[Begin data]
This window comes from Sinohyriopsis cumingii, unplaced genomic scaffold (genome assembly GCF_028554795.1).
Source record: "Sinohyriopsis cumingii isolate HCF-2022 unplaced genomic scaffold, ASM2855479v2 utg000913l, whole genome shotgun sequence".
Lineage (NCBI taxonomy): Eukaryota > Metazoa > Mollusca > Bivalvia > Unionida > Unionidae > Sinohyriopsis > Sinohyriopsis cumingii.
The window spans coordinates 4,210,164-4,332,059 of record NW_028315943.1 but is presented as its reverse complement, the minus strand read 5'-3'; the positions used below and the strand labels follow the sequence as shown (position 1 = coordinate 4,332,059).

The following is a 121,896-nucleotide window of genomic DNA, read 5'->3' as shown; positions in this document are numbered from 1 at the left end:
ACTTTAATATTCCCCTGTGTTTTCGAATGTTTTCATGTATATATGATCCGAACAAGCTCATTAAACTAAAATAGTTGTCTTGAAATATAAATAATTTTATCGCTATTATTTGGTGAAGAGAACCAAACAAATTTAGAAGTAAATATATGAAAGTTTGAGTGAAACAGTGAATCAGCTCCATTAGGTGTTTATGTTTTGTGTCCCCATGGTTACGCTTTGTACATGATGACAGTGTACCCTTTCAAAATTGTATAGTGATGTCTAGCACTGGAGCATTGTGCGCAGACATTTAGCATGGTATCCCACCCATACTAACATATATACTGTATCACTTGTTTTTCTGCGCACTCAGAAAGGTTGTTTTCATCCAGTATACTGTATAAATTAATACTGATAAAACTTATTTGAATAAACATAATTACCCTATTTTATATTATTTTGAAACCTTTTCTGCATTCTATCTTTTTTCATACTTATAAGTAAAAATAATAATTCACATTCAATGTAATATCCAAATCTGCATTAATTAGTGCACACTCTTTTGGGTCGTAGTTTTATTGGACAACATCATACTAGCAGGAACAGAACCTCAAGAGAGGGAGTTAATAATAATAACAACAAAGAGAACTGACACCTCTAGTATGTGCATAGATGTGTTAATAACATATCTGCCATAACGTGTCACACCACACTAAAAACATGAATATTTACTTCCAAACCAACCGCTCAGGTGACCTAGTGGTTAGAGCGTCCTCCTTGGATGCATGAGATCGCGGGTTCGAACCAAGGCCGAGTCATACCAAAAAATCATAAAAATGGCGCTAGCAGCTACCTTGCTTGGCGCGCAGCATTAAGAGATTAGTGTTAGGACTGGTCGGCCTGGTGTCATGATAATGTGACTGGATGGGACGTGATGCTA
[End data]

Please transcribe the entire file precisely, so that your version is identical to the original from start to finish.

This window comes from Sinohyriopsis cumingii, unplaced genomic scaffold (genome assembly GCF_028554795.1).
Source record: "Sinohyriopsis cumingii isolate HCF-2022 unplaced genomic scaffold, ASM2855479v2 utg000913l, whole genome shotgun sequence".
Lineage (NCBI taxonomy): Eukaryota > Metazoa > Mollusca > Bivalvia > Unionida > Unionidae > Sinohyriopsis > Sinohyriopsis cumingii.
The window spans coordinates 4,210,164-4,332,059 of record NW_028315943.1 but is presented as its reverse complement, the minus strand read 5'-3'; the positions used below and the strand labels follow the sequence as shown (position 1 = coordinate 4,332,059).

The following is a 121,896-nucleotide window of genomic DNA, read 5'->3' as shown; positions in this document are numbered from 1 at the left end:
ACTTTAATATTCCCCTGTGTTTTCGAATGTTTTCATGTATATATGATCCGAACAAGCTCATTAAACTAAAATAGTTGTCTTGAAATATAAATAATTTTATCGCTATTATTTGGTGAAGAGAACCAAACAAATTTAGAAGTAAATATATGAAAGTTTGAGTGAAACAGTGAATCAGCTCCATTAGGTGTTTATGTTTTGTGTCCCCATGGTTACGCTTTGTACATGATGACAGTGTACCCTTTCAAAATTGTATAGTGATGTCTAGCACTGGAGCATTGTGCGCAGACATTTAGCATGGTATCCCACCCATACTAACATATATACTGTATCACTTGTTTTTCTGCGCACTCAGAAAGGTTGTTTTCATCCAGTATACTGTATAAATTAATACTGATAAAACTTATTTGAATAAACATAATTACCCTATTTTATATTATTTTGAAACCTTTTCTGCATTCTATCTTTTTTCATACTTATAAGTAAAAATAATAATTCACATTCAATGTAATATCCAAATCTGCATTAATTAGTGCACACTCTTTTGGGTCGTAGTTTTATTGGACAACATCATACTAGCAGGAACAGAACCTCAAGAGAGGGAGTTAATAATAATAACAACAAAGAGAACTGACACCTCTAGTATGTGCATAGATGTGTTAATAACATATCTGCCATAACGTGTCACACCACACTAAAAACATGAATATTTACTTCCAAACCAACCGCTCAGGTGACCTAGTGGTTAGAGCGTCCTCCTTGGATGCATGAGATCGCGGGTTCGAACCAAGGCCGAGTCATACCAAAAAATCATAAAAATGGCGCTAGCAGCTACCTTGCTTGGCGCGCAGCATTAAGAGATTAGTGTTAGGACTGGTCGGCCTGGTGTCATGATAATGTGACTGGATGGGACGTGATGCTA